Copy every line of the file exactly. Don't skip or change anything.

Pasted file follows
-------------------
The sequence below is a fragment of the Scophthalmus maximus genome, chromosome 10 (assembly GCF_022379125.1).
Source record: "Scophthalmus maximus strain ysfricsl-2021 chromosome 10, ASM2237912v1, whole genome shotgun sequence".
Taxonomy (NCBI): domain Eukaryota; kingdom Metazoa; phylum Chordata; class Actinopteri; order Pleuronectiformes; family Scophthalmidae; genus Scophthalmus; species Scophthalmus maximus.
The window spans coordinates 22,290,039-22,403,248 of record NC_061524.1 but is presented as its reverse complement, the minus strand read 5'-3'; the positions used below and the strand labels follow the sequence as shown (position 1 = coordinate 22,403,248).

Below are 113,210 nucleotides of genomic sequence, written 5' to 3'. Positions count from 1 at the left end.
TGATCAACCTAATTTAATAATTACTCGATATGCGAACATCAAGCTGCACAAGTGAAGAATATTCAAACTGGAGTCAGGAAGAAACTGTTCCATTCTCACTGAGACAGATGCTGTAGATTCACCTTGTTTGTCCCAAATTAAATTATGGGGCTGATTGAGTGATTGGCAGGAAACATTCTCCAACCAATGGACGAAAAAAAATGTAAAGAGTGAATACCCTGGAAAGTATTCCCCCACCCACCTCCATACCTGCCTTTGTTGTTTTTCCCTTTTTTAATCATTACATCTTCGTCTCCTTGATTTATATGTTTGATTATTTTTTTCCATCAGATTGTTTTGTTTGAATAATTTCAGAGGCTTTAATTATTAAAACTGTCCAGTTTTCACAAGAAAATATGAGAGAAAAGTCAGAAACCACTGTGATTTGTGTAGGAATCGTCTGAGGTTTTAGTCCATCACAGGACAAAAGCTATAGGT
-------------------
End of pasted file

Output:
The sequence below is a fragment of the Scophthalmus maximus genome, chromosome 10 (assembly GCF_022379125.1).
Source record: "Scophthalmus maximus strain ysfricsl-2021 chromosome 10, ASM2237912v1, whole genome shotgun sequence".
Taxonomy (NCBI): domain Eukaryota; kingdom Metazoa; phylum Chordata; class Actinopteri; order Pleuronectiformes; family Scophthalmidae; genus Scophthalmus; species Scophthalmus maximus.
The window spans coordinates 22,290,039-22,403,248 of record NC_061524.1 but is presented as its reverse complement, the minus strand read 5'-3'; the positions used below and the strand labels follow the sequence as shown (position 1 = coordinate 22,403,248).

Below are 113,210 nucleotides of genomic sequence, written 5' to 3'. Positions count from 1 at the left end.
TGATCAACCTAATTTAATAATTACTCGATATGCGAACATCAAGCTGCACAAGTGAAGAATATTCAAACTGGAGTCAGGAAGAAACTGTTCCATTCTCACTGAGACAGATGCTGTAGATTCACCTTGTTTGTCCCAAATTAAATTATGGGGCTGATTGAGTGATTGGCAGGAAACATTCTCCAACCAATGGACGAAAAAAAATGTAAAGAGTGAATACCCTGGAAAGTATTCCCCCACCCACCTCCATACCTGCCTTTGTTGTTTTTCCCTTTTTTAATCATTACATCTTCGTCTCCTTGATTTATATGTTTGATTATTTTTTTCCATCAGATTGTTTTGTTTGAATAATTTCAGAGGCTTTAATTATTAAAACTGTCCAGTTTTCACAAGAAAATATGAGAGAAAAGTCAGAAACCACTGTGATTTGTGTAGGAATCGTCTGAGGTTTTAGTCCATCACAGGACAAAAGCTATAGGT